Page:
In 2020, Michigan Governor Whitmer introduced the “Healthy Moms Healthy Babies” plan, which included a range of proposals to battle maternal and infant mortality through Medicaid coverage. After two years of strong collective advocacy efforts, Alliance allies at the Michigan Council for Maternal and Child Health (MCMCH) championed the plan that purposefully worked to address disparities by extending Medicaid coverage from 60 days to 12 months postpartum.
To win over more lawmakers, MCMCH turned to data to make their case and, ultimately, pass the postpartum Medicaid extension budget item with bipartisan support. MCMCH and their partners at the American College of Obstetrics and Gynecology (ACOG) and the Michigan Health and Hospital Association (MHA) created an infographic based on state data from the Michigan Maternal Mortality Surveillance Program and the KIDS COUNT data center that helped lawmakers from across the state understand how the Medicaid extension would benefit their constituents – rural and urban alike.
MCMCH activated their network of more than 900 multiple times: first to pass and keep the item in the budget, then to ensure that the SPA submitted to Centers for Medicare & Medicaid Services (CMS) was crafted with community and provider feedback. Dr. Rosalyn Maben-Feaster, who represents ACOG on the MCMCH board of directors and is an associate professor and practicing OB-GYN at the University of Michigan Medicine, shared, “This expansion is essential because it helps to close gaps in access for recently pregnant people and will serve to equalize current inequities in birth outcomes. This is a big win for the state of Michigan.”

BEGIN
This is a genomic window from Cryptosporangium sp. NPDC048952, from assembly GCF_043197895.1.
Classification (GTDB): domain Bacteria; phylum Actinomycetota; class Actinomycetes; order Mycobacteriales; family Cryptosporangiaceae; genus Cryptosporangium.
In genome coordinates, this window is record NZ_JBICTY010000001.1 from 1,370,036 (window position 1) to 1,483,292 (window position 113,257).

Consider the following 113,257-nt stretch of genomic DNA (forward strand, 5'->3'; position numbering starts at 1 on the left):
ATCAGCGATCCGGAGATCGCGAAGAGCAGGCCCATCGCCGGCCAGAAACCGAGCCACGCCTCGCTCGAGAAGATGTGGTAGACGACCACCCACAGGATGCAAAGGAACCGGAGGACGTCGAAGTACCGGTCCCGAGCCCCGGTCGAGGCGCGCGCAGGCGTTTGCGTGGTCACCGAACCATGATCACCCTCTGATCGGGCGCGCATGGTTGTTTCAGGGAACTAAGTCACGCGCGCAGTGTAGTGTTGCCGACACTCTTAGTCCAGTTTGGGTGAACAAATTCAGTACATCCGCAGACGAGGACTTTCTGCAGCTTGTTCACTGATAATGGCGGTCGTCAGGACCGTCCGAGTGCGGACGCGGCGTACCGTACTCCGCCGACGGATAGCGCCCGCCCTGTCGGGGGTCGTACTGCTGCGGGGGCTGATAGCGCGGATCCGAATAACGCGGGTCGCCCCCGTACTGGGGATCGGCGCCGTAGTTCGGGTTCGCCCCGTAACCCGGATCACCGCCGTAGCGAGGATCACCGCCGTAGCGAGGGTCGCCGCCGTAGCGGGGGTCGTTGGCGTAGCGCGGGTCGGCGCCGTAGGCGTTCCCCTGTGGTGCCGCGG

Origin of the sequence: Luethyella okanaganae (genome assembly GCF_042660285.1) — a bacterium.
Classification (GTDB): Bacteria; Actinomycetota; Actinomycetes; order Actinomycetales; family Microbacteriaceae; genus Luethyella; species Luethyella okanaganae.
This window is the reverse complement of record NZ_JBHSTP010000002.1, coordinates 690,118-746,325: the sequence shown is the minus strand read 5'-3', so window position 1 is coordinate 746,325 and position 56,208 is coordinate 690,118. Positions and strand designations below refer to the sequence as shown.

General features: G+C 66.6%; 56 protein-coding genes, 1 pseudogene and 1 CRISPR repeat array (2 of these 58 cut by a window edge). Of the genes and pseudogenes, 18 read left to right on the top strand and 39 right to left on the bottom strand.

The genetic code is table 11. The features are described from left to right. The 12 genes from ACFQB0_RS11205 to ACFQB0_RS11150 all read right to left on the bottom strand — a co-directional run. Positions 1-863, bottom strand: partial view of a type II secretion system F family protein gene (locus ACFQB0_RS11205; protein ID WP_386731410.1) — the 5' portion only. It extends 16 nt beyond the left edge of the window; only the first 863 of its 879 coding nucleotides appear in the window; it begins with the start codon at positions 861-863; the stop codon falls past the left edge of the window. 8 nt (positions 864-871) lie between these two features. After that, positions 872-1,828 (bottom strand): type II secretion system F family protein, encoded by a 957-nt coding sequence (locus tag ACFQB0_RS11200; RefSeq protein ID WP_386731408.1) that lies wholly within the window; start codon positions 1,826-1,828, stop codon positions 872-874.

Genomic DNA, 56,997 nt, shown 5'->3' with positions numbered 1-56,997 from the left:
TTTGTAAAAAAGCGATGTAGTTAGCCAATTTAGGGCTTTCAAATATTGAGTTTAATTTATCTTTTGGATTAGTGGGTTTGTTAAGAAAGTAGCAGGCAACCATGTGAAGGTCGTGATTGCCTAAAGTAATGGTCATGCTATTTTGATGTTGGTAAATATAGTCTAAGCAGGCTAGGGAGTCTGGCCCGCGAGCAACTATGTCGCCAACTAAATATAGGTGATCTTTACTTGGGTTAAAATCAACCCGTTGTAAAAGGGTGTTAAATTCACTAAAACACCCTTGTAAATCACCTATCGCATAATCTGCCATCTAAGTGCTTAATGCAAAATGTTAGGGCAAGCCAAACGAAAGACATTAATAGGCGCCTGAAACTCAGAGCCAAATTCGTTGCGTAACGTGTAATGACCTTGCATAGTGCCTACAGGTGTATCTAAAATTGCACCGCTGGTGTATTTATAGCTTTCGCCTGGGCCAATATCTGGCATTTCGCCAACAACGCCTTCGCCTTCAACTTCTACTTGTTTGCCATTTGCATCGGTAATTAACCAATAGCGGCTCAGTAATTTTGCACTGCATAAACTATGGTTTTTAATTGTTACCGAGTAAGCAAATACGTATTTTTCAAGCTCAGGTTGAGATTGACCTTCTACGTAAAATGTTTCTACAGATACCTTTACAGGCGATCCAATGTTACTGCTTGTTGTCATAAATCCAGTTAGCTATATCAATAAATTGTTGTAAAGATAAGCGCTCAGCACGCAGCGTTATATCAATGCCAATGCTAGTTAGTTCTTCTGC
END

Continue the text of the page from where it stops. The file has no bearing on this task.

In April, Centers for Medicare & Medicaid Services (CMS), a federal agency, announced approval of Michigan’s plan to extend Medicaid pregnancy-related coverage to 12 months postpartum, retroactive to April 1, 2022. Michigan is the 5th state to successfully advocate at the state level and have their request receive federal approval to extend postpartum coverage. In addition to the collective advocacy efforts, this was made possible due to state investment with support from the American Rescue Plan. Since Medicaid covers 44% of births in Michigan, this extension will be impactful for new parents across the state.